New Jack City
Directed by Mario van Peebles
Starring: Wesley Snipes, Ice-T, Chris Rock, Vanessa (Estelle) Williams
It’s the second Black-directed “Hood Film,” behind only 1989’s Do the Right Thing. Hood Films often employ hip-hop/rap soundtracks and deal with themes such as racial discrimination, police tensions, drug trafficking, and youths attempting to escape the trappings of poverty. Many feature heavily Black casts, but there are some notable examples that include Hispanic, Asian, and White Americans.
Many film historians believe Hood Films are the convergence of the 70’s Blaxploitation genre with Gangster Films such as Mean Streets.
New Jack City makes no bones about heavily referencing Scarface, and its specific vision of late 80’s New York definitely influenced East-Coast rap culture in the 90’s and 2000’s. “New Jack Swing,” the R&B/Hip-Hop fusion of the 90’s prevalent in the styles of Michael Jackson and Doug E. Fresh, was coined after the title of this movie. Additionally, Lil Wayne’s monster-selling album series Tha Carter is based off of the main apartment building in the movie.
This film is best known for the breakout lead roles of Ice-T and Wesley Snipes. Chris Rock additionally won critical acclaim for his role.
This month’s theme, more than others, took time to materialize. I knew I wanted to explore black cinema, but didn’t know which specific sub-genre. The more I looked, the more I kept seeing phrases like “dated portrayals” and “good for the time it was made.” Having reviewed content like this in the past, I had a feeling that these older films only had Black people in front of the camera.
Oof… A film student like me shoulda known: A Black person didn’t direct a widely screened Hollywood movie until 1969. While a few more Black people broke in during the 1970’s, the Black-American experience only began to be told by Black directors in the mid-1980’s.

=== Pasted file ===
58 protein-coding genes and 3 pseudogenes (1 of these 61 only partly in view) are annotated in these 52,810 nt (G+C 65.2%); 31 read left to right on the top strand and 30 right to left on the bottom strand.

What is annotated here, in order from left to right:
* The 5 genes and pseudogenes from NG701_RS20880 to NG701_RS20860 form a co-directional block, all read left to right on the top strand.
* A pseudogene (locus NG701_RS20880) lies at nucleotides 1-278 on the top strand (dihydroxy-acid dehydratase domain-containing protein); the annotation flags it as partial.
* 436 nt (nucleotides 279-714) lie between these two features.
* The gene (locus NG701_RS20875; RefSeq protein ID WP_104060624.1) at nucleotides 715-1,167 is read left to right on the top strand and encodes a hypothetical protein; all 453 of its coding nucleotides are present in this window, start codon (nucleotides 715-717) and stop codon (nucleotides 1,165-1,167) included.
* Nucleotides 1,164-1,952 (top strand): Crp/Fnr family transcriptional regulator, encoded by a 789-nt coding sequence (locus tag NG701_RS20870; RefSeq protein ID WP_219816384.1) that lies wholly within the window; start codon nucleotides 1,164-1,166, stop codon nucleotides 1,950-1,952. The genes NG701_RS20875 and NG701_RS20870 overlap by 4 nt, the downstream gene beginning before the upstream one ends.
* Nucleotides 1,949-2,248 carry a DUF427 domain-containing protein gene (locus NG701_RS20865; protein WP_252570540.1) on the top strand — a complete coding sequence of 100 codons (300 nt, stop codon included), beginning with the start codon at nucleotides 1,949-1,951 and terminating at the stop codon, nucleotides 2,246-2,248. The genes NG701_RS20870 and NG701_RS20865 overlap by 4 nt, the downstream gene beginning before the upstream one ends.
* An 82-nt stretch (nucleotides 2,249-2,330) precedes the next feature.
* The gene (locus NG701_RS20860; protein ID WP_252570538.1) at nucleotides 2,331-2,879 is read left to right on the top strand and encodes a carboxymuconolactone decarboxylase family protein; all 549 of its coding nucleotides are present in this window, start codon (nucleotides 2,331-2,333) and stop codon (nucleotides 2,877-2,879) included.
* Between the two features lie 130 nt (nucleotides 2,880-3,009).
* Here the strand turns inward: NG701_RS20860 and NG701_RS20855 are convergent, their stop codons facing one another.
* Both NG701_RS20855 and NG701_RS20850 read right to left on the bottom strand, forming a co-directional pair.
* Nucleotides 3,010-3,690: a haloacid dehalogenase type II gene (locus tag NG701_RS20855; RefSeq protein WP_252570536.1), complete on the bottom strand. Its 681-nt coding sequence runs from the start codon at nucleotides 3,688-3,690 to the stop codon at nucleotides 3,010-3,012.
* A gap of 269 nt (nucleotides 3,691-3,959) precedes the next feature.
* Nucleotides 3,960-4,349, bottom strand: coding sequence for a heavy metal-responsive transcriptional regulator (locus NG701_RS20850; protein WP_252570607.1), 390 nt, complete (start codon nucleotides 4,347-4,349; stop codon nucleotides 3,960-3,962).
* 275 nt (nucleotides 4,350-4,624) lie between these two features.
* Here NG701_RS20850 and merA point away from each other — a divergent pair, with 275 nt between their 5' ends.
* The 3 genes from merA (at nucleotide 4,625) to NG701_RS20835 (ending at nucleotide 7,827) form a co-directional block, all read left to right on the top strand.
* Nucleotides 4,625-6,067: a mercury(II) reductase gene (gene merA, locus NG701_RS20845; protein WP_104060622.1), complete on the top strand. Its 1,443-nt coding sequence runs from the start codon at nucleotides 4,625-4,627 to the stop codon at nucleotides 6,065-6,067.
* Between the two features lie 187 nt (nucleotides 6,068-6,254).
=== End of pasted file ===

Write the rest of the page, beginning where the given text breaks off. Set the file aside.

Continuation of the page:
Finally, I found my sub-genre:
During this time period (and, in numerous ways, today, too), many Black communities were reeling from drug, gang, and police violence. These filmmakers wanted to create socially conscious films that reflected American urban reality and called for change.
Frustratingly, many aspects of these films have been reduced to clichés, perpetuating the now 35-year-old stereotype that all black people are either born in the ghetto, belong to a gang, or deal/use hard drugs.
This is all a digressive way of me saying that the lifestyle within these films is not a monolithic representation of the Black experience, and only parts of it are current today.
New Jack City is one such film, and, like many crime films before it, unintentionally made a kingpin’s lifestyle look really cool by giving him amazing costumes and a charismatic performance.
New York City, 1986–the war on drug has only escalated gang conflict, and Nico Brown, leader of the Cash Money Brothers (CMB), collects money from his debtors… over the side of a bridge. G-Money, his blood-brother-in-crime, has tweaked cocaine’s formula, creating “freebase,” A.K.A. crack-cocaine.
Needing to rapidly expand their drug business to meet demands, they take over an apartment building called “The Carter.” Three years later, they make $1 million a week from suffering addicts.
Needing to push the boundaries of playing fair in order to take Nino down, desperate detective sergeant Stone puts together a team to get evidence from within the operation. Officers Scotty Appleton and Nick Peretti are the only ones wild enough for the job. They, along with recovering undercover addict Pookie, attempt to rid the city of this new drug jacking up the minds of its citizens.
$1 million a week buys a lot of power, though, and Nino Brown doesn’t play by the rule of law.
Although this is a fictional story, there are Nino Browns in every major city in America. If we don’t confront the problem realistically—without empty slogans and promises—then drugs will continue to destroy our country.
This is the final title card that is shown before the credits. While many who watched the film at the time likely felt the gravity of these words, my reaction was, “Oh, no! This movie was serious the whole time?!”